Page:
India would need to contribute 3 percent of the GDP or Rs 6 Lakh crore as a stimulus to coronavirus, says Dr C Rangarajan, the veteran economist and former governor of the Reserve Bank of India.
“The total cost of these expenditures will be more in the region of 3 per cent of GDP rather than 5 per cent of GDP and that would mean roughly about six lakh crore because the total GDP is now, at current prices, is about Rs 200 lakh crore,” says Rangarajan, adding that “none can be sure of what the total amount is” and it could well “be debated because it all depends on how long the battle against the virus has to be fought.”
He further said that the government’s expenditure to fighting coronavirus crisis will largely bifurcate in three buckets: “One is the medical and healthcare expenditure to combat the virus and bring it down. This will include expenditures on extension of hospital facilities, employment of additional medical and para medical staff, incurring the costs of testing and funding the purchases of accessories needed such as ventilators and personal protective equipment (PPEs) for the frontline health care workers.”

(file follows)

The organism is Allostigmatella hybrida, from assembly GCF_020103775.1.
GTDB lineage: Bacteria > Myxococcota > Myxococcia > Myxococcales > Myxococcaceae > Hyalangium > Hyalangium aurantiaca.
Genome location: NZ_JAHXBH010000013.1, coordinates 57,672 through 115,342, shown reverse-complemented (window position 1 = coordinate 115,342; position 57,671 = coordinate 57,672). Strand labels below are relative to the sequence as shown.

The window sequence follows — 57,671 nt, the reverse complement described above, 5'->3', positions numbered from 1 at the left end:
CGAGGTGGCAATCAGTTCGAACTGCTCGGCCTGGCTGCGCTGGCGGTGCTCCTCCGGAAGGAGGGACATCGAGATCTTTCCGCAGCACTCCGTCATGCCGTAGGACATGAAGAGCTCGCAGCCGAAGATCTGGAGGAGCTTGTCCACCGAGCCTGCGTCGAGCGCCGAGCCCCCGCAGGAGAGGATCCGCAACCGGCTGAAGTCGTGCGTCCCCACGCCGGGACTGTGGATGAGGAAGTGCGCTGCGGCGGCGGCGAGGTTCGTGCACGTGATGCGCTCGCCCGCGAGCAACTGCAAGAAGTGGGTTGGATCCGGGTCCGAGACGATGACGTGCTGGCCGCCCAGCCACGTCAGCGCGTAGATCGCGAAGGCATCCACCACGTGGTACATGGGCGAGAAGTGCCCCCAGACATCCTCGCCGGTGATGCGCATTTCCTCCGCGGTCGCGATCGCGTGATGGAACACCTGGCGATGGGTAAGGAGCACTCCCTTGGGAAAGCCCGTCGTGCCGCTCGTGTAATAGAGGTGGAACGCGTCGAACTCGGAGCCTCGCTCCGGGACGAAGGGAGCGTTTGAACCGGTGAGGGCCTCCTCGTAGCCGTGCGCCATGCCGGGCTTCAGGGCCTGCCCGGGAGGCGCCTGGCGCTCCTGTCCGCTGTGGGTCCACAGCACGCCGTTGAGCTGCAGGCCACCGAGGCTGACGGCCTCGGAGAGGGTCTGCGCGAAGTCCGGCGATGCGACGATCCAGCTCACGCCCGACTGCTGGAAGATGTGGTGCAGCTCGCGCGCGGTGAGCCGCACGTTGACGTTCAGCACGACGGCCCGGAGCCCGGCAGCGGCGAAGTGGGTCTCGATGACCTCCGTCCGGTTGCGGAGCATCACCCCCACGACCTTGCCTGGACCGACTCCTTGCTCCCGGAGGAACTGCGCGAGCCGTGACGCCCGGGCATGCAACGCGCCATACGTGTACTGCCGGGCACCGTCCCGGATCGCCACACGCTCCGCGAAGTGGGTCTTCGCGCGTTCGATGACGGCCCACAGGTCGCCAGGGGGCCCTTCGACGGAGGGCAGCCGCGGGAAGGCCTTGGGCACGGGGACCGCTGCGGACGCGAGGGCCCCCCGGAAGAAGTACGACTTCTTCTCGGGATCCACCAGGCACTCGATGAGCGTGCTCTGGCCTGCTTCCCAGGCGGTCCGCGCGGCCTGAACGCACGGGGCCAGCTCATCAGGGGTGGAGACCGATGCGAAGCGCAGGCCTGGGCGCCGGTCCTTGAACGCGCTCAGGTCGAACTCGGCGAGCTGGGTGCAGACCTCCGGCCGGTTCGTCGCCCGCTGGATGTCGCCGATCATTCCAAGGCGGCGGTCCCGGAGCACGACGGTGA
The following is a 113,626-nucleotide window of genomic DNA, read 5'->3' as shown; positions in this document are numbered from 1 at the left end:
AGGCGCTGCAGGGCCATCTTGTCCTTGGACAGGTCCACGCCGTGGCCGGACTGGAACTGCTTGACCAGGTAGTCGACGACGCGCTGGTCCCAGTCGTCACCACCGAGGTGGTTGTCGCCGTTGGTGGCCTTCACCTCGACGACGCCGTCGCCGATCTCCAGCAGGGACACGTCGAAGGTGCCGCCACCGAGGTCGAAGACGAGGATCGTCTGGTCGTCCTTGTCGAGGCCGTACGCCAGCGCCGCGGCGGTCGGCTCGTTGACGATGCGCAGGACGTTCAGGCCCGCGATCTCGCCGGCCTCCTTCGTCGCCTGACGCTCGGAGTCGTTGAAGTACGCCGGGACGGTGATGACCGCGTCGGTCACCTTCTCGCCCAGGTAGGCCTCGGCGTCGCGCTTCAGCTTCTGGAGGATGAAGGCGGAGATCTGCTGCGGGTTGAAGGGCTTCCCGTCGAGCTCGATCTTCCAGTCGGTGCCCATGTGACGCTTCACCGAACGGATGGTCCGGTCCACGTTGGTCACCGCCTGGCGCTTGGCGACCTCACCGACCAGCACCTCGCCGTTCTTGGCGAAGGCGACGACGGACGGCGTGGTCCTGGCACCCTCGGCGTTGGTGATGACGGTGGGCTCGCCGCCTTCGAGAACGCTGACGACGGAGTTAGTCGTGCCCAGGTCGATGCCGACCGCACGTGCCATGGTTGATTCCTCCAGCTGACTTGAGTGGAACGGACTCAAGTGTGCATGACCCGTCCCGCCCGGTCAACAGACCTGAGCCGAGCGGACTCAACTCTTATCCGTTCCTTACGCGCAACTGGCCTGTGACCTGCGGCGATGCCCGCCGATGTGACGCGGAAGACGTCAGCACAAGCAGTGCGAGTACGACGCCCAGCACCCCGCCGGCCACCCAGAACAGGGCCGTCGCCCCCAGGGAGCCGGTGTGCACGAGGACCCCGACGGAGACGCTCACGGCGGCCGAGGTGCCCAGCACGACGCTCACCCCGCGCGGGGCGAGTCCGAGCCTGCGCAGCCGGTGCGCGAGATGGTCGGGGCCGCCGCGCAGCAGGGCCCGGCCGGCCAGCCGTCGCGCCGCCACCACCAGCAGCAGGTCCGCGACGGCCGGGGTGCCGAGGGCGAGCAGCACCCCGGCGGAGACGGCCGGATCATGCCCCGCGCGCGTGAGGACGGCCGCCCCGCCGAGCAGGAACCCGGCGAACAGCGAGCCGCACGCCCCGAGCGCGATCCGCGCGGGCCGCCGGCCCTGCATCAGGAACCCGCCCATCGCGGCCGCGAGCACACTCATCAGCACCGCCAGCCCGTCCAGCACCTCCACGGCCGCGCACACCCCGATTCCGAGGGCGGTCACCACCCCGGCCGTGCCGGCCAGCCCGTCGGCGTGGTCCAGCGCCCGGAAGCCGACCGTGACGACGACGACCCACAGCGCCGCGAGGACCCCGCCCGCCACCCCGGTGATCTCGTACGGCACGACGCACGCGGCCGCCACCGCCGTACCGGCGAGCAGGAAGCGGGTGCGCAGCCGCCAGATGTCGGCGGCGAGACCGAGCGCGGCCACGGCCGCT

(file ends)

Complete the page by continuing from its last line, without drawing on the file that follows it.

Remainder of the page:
Talking about the other set of expenditures, incurred by the government, he says, “Centre has to alleviate the problems of people who have been thrown out of employment, including migrant labour and other vulnerable groups. These people have to be provided with some relief. It is going on and perhaps more needs to be done and these would be the second set of expenditures.”
According to him the third set of expenditures are those that are required to stimulate the economy. “These in turn break up into two parts. One, the expenditures that the government will itself incur and the second set of expenditures being those that the government may need to incur to support certain sectors that have been severely affected by the virus” he adds.
Dr Rangarajan state the total expenditure the centre is required to incur has to be viewed from the point of not only the additional expenditures under the current extraordinary circumstances but also the expenditures mentioned in the budget that could not be incurred because of falling revenues. The rough idea, he says, “was that the real income will grow by 6 per cent and inflation will be 4 percent, therefore nominal income will grow by 10 percent. But the expectation now is that perhaps the growth rate will now be between 2 and 3 percent though the IMF estimate is 1.9 percent growth rate for India.”